General Information about Israel
Israel's story is arguably one of the most fascinating in the annals of world history. Not only is Israel the world's only Jewish-majority state, it was founded - after nearly a 2000 year exile - in the same land where the Jewish People were sovereign for centuries.
As a result of a wellspring of interest in returning to the ancient homeland of the Jewish People to establish a modern state in the mid-late 19th century, many Jews began moving to the area. Known since the Roman times as Palestine, the Jews began settling the country and establishing the foundations of what would ultimately become the State of Israel. Following the 1947 United Nations decision to partition the area into Jewish and Arab states, Israel declared independence on 14 May 1948. Neighboring Arab states invaded the next day. Since then, Israel has fought a series of wars with neighboring Arab states, and in the 1967 Six Day war conquered the West Bank of the Jordan River from then Trans-Jordan, the Sinai Peninsula and the Gaza Strip from Egypt and the Golan Heights from Syria.
While the complex political situation vis-a-vis the Palestinians remains unresolved, Israel has signed peace treaties with Egypt and Jordan.
The population of Israel, was estimated in February 2011 to be 7,718,600 people, of whom 5,818,200 are Jewish. Arab citizens of Israel form by far the country's second-largest ethnic group, which includes Muslims and Christians. Other minorities are Druze, Circassians and Samaritans. According to the May 2010 population estimate, including 300,000 "non-citizen" Arabs living in East Jerusalem and the Golan Heights, these minorities number 1,579,700.
Israel is located on the eastern shore of the Mediterranean Sea and Israel contains geographically diverse features within its relatively small area.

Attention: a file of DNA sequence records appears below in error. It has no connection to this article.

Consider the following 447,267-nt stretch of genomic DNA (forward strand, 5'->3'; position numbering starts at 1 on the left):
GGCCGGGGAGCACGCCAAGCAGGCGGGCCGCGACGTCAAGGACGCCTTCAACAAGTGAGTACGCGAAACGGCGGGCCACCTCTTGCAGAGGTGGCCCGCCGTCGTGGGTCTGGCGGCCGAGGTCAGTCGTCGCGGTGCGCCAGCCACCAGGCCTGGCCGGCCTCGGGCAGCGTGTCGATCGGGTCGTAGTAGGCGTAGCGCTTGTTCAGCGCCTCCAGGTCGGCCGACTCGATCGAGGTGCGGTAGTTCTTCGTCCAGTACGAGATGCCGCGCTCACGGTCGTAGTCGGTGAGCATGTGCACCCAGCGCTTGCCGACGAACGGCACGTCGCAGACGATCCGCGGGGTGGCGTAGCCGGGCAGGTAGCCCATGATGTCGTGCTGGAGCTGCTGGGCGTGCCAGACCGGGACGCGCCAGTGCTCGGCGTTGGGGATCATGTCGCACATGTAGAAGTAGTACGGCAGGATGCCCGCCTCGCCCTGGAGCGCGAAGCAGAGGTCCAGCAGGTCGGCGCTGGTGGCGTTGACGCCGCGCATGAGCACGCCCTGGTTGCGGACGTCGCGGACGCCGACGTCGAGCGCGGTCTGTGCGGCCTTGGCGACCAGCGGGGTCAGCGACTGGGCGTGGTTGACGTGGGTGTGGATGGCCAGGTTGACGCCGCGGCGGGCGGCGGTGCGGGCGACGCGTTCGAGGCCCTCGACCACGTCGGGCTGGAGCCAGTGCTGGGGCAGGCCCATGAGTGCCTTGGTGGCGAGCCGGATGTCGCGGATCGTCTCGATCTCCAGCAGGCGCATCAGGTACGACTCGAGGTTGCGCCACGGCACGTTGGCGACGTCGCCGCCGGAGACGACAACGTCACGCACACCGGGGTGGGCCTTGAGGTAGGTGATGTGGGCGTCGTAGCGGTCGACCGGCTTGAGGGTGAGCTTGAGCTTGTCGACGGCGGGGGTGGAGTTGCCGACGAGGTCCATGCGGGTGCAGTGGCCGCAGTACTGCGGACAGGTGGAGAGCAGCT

Government & Judicial System
Israel operates under a parliamentary system as a democratic republic with universal suffrage. The President of Israel is the head of state, but his duties are limited and largely ceremonial. A Parliament Member supported by a majority in parliament becomes the Prime Minister, usually the chairman of the largest party. The Prime Minister is the head of government and head of the Cabinet. Israel is governed by a 120-member parliament, known as the Knesset. Membership of the Knesset is based on proportional representation of political parties, with a 2% electoral threshold, which always results in coalition governments.
Parliamentary elections are scheduled every four years, but unstable coalitions or a no-confidence vote by the Knesset can dissolve governments earlier. The Basic Laws of Israel function as an uncodified constitution. In 2003, the Knesset began to draft an official constitution based on these laws.
Israel has a three-tier court system. At the lowest level are magistrate courts, situated in most cities across the country. Above them are district courts, serving both as appellate courts and courts of first instance; they are situated in five of Israel's six districts. The third and highest tier in Israel is the Supreme Court, seated in Jerusalem. It serves a dual role as the highest court of appeals and the High Court of Justice. In the latter role, the Supreme Court rules as a court of first instance, allowing individuals, both citizens and non-citizens, to petition against decisions of state authorities. Israel's legal system combines three legal traditions: English common law, civil law, and Jewish law.
(Sources include: Wikipedia)